Mr. Nolde's Polyhedron Origami Photo Gallery

 

"What is a polyhedron?" you ask.  Let's first review what a polygon is first!  A polygon is a 2-dimensional structure with some number of connected straight lines (edges) and corners (vertices).  Some polygons we call "regular polygons."  We call them regular polygons when all of their edges have the same length and the angle of all of their vertices are also all equal to one another.

A polyhedron is a 3-dimensional solid with polygonal faces.  The names of these shapes come from the Greek & Latin words.  For example, "tetra" means four, "hexa" is six, "octa" is eight, "dodeca" is twelve, and "icosa" is twenty.  Every polyhedron has vertices, edges, and faces enclosing a space:

A regular polyhedron is a polyhedron whose faces are all identical regular polygons and their vertices are all formed by the same number of faces.  For example, in our hexahedra (cube), we always have 3 faces forming a vertex. (See diagram above.)  If you look carefully, you will also see that the hexahedra has 6 identical faces that are all squares.  We of course, know that a square is a good example of a regular polygon.  In the figures below, see if you can figure out what type of identical regular polygon each of the following polyhedra has:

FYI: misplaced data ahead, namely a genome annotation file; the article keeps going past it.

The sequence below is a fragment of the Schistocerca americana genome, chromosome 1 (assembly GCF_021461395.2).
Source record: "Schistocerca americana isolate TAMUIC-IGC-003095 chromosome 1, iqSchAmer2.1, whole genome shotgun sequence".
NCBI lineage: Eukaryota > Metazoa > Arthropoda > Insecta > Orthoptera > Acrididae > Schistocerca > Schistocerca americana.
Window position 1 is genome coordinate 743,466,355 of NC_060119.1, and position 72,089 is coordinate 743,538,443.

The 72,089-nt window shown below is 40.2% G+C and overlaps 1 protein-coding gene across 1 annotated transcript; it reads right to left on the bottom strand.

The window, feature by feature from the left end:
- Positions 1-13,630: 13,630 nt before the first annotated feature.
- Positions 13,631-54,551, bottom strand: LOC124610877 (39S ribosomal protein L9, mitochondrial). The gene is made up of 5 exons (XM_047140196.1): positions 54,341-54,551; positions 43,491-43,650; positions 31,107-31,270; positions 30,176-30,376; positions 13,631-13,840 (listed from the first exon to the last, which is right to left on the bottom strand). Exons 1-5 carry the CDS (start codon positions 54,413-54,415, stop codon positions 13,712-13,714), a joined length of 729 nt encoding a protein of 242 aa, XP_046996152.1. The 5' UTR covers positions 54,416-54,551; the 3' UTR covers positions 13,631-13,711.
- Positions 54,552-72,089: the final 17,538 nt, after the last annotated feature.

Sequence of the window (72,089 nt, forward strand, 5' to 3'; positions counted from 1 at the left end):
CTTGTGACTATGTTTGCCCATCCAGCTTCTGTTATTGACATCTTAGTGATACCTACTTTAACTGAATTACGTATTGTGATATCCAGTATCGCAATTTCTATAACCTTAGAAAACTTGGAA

Tetrahedron
4 Congruent Faces
Hexahedron
6 Congruent Faces
Octahedron
8 Congruent Faces
Dodecahedron
12 Congruent Faces
Icosahedron
20 Congruent Faces

 

Shown below, are photos of some of my origami.

 

Penultimate Dodecahedron

Icosahedron

Dodecahedron

Octahedron

Tetrahedron

Hexahedron (cube)

Stellated Cube

Octahedral Skeleton

Tetrahedron
 

The Ninja Star
(Not a polyhedron, but cool nonetheless!)

 

 

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